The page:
A400M military transporter faces fresh order cutbacks

October 21, 2011

Fresh turbulence has hit the troubled Airbus A400M turboprop military transporter with reports that Germany is looking to scale back its orders for the aircraft whose lightweight carbon fibre-reinforced plastic wings were designed and are being made by Airbus in Filton.

Seven European countries – Belgium, France, Germany, Luxembourg, Spain, Turkey and the UK – are committed to buy 174 A400Ms although, with the project at least 11bn euros over budget as a result of weight and engine cost overruns, they had to agree to put up more money last year to avoid Airbus cancelling the project. 
Airbus Military is expected to deliver the first four-engine turboprop in 2013. It has been designed to replace Europe's ageing transporter fleet with an aircraft that is designed to carry helicopters, armoured vehicles and troops but cutbacks would put Germany on the hook for penalty payments running into billions of euros without the cooperation of industry and governments – including France, the UK, Italy and Spain who agreed to share development of the airlifter based upon the size of their individual orders.
German defence minister Thomas de Maiziere reportedly wants to cut Berlin's A400M orders from 53 to 40 as part of plans to scale back the military might of Europe's richest nation by a third. The size of its army is to be cut to 170,000 troops with the abolition of national service and its focus is being switched to on an all-professional army for more foreign operations like Afghanistan.
Germany also wants slash its orders for the Eurofighter Typhoon fighter jet from 177 to 140 – which could have implications for engine maker Rolls-Royce at Patchway – with other reductions including 80 instead of 122 EADS NH-90 transport helicopters, and only and only 40 Tiger attack helicopters, half the original order.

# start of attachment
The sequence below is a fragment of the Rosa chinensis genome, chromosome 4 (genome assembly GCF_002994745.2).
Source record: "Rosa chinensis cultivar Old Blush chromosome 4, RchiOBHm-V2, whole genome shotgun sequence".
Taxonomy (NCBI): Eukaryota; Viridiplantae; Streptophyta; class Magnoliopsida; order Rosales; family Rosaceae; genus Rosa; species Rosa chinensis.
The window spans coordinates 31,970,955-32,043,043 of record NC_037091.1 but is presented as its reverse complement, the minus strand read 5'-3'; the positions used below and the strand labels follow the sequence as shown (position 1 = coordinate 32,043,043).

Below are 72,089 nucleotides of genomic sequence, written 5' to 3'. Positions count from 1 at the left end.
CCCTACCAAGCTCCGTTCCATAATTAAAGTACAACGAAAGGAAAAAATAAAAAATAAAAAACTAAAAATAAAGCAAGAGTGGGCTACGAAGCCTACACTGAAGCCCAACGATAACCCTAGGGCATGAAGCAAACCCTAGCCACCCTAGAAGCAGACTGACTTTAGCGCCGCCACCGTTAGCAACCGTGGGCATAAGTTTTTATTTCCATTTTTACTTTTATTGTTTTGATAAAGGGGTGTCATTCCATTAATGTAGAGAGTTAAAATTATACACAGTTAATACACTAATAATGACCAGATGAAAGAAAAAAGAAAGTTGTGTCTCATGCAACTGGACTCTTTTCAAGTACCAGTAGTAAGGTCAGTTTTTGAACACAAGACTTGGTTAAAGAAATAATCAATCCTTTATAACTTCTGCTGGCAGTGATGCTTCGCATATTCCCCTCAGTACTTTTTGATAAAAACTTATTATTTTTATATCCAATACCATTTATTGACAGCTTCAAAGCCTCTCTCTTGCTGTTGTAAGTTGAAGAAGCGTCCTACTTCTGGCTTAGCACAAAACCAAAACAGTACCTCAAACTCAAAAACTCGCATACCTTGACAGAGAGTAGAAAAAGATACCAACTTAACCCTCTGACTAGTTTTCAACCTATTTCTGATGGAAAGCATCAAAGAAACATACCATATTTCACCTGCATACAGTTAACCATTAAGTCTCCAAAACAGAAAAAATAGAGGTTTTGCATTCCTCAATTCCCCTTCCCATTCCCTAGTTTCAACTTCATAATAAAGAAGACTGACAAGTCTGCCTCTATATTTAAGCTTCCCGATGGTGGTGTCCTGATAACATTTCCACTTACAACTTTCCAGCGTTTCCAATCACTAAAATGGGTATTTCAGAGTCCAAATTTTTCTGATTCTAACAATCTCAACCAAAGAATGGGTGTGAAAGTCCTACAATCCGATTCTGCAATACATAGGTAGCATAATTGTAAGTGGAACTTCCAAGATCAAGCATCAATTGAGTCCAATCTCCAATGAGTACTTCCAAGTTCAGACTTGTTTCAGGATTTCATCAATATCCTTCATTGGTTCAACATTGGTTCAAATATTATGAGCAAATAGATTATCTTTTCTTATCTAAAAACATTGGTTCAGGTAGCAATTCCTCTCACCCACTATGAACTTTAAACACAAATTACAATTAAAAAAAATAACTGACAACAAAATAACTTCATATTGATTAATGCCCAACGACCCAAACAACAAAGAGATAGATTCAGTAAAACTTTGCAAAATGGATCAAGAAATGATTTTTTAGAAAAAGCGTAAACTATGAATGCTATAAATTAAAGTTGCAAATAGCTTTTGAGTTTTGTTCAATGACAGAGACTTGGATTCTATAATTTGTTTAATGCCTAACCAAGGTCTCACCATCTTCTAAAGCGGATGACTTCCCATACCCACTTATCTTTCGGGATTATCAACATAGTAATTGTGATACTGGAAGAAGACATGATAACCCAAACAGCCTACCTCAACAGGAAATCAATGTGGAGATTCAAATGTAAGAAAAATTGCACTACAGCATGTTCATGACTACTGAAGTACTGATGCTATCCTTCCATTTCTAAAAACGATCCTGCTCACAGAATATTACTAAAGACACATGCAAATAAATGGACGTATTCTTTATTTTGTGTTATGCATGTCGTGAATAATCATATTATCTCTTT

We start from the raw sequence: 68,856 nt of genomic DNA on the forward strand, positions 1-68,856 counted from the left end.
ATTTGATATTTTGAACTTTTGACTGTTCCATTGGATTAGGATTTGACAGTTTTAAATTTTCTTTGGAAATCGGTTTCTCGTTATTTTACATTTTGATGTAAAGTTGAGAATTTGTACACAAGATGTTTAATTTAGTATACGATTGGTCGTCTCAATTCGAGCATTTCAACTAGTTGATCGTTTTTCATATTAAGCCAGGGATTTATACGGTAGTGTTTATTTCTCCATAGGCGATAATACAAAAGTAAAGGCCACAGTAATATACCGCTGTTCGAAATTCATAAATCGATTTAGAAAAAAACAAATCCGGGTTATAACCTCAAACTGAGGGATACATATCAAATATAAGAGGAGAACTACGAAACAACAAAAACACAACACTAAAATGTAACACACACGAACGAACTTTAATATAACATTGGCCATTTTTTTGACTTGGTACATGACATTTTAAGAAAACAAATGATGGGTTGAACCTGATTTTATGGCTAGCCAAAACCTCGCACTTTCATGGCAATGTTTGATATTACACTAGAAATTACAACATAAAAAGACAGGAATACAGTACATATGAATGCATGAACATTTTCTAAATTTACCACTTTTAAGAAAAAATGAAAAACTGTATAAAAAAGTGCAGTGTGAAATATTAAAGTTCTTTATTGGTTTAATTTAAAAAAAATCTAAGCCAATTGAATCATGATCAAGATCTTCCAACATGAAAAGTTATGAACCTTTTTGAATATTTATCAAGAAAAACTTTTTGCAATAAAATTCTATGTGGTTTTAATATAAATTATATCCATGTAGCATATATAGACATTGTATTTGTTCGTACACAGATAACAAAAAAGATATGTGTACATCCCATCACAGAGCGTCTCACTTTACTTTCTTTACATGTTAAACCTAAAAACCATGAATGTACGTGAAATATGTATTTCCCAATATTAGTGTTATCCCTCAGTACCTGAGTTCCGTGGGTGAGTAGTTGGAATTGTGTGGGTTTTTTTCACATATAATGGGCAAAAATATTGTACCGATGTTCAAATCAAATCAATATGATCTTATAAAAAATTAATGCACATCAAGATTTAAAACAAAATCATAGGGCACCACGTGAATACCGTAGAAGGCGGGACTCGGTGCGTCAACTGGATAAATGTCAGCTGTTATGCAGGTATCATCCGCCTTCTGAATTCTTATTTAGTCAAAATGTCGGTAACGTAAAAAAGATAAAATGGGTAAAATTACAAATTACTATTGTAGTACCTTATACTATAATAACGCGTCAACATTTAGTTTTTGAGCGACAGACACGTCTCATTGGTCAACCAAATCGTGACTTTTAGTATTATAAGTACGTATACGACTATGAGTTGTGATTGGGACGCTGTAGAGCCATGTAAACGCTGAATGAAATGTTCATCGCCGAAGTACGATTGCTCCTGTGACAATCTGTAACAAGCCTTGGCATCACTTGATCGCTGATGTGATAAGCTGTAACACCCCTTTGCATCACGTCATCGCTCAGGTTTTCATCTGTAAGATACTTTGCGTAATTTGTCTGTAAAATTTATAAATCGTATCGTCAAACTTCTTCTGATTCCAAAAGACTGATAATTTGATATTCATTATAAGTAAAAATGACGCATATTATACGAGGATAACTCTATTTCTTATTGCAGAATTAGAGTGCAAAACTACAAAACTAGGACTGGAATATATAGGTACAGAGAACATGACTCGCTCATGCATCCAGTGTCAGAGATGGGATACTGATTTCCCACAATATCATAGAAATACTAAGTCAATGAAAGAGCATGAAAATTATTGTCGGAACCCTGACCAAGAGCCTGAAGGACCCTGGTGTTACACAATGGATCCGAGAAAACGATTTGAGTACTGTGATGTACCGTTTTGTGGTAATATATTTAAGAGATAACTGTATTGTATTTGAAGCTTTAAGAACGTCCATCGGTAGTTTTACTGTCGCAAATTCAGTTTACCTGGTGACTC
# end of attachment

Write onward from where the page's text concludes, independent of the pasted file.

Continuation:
A similar problem faced the UK when it cut orders for the Eurofighter but it managed to seal a deal to sell on part of its order to Saudi Arabia. A similar plan could be considered for the aircraft Germany has contracted to buy although finding buyers is far from certain, according to industry experts. India is considering the purchase of 100 Eurofighters but is interested in jets with air-to-ground attack capabilities and not the early air-to-air Eurofighters Germany is expected to want to abandon. 
Meanwhile Airbus, whose Bristol team is also working on the A400M's air-to-air refuelling system, has refused to comment ahead of a formal announcement about cutbacks from Germany expected later this month.
The aircraft maker, which has 10,000 employees in the UK at its facilities in Filton and Broughton in North Wales, is known to have major regrets over the whole project. Airbus initially agreed a fixed price for the planes and chief executive Tom Enders told the BBC  last year: "We made a big mistake when we contracted for this aircraft six or seven years ago."

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